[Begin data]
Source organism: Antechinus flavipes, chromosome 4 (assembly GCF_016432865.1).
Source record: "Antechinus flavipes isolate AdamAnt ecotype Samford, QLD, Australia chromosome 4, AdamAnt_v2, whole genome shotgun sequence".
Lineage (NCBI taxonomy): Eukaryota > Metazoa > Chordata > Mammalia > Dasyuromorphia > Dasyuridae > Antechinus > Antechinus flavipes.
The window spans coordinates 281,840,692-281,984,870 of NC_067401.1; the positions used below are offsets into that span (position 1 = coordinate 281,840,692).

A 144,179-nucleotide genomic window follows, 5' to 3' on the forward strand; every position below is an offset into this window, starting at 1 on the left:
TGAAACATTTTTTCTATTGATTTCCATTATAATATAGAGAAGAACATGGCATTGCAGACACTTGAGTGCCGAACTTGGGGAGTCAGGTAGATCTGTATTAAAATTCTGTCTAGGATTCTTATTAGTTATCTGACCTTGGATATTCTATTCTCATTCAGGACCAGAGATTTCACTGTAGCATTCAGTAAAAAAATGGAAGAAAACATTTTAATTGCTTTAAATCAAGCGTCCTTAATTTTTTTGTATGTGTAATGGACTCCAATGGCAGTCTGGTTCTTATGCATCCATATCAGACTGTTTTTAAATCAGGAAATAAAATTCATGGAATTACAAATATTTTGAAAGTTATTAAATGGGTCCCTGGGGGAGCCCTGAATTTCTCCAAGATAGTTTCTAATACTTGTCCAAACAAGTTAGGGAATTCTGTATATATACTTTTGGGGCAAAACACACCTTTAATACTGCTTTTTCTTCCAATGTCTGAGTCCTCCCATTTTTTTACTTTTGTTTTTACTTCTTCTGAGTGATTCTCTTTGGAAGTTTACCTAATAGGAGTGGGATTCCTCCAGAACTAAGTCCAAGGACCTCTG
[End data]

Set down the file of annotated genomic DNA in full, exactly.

Source organism: Antechinus flavipes, chromosome 4 (assembly GCF_016432865.1).
Source record: "Antechinus flavipes isolate AdamAnt ecotype Samford, QLD, Australia chromosome 4, AdamAnt_v2, whole genome shotgun sequence".
Lineage (NCBI taxonomy): Eukaryota > Metazoa > Chordata > Mammalia > Dasyuromorphia > Dasyuridae > Antechinus > Antechinus flavipes.
The window spans coordinates 281,840,692-281,984,870 of NC_067401.1; the positions used below are offsets into that span (position 1 = coordinate 281,840,692).

A 144,179-nucleotide genomic window follows, 5' to 3' on the forward strand; every position below is an offset into this window, starting at 1 on the left:
TGAAACATTTTTTCTATTGATTTCCATTATAATATAGAGAAGAACATGGCATTGCAGACACTTGAGTGCCGAACTTGGGGAGTCAGGTAGATCTGTATTAAAATTCTGTCTAGGATTCTTATTAGTTATCTGACCTTGGATATTCTATTCTCATTCAGGACCAGAGATTTCACTGTAGCATTCAGTAAAAAAATGGAAGAAAACATTTTAATTGCTTTAAATCAAGCGTCCTTAATTTTTTTGTATGTGTAATGGACTCCAATGGCAGTCTGGTTCTTATGCATCCATATCAGACTGTTTTTAAATCAGGAAATAAAATTCATGGAATTACAAATATTTTGAAAGTTATTAAATGGGTCCCTGGGGGAGCCCTGAATTTCTCCAAGATAGTTTCTAATACTTGTCCAAACAAGTTAGGGAATTCTGTATATATACTTTTGGGGCAAAACACACCTTTAATACTGCTTTTTCTTCCAATGTCTGAGTCCTCCCATTTTTTTACTTTTGTTTTTACTTCTTCTGAGTGATTCTCTTTGGAAGTTTACCTAATAGGAGTGGGATTCCTCCAGAACTAAGTCCAAGGACCTCTG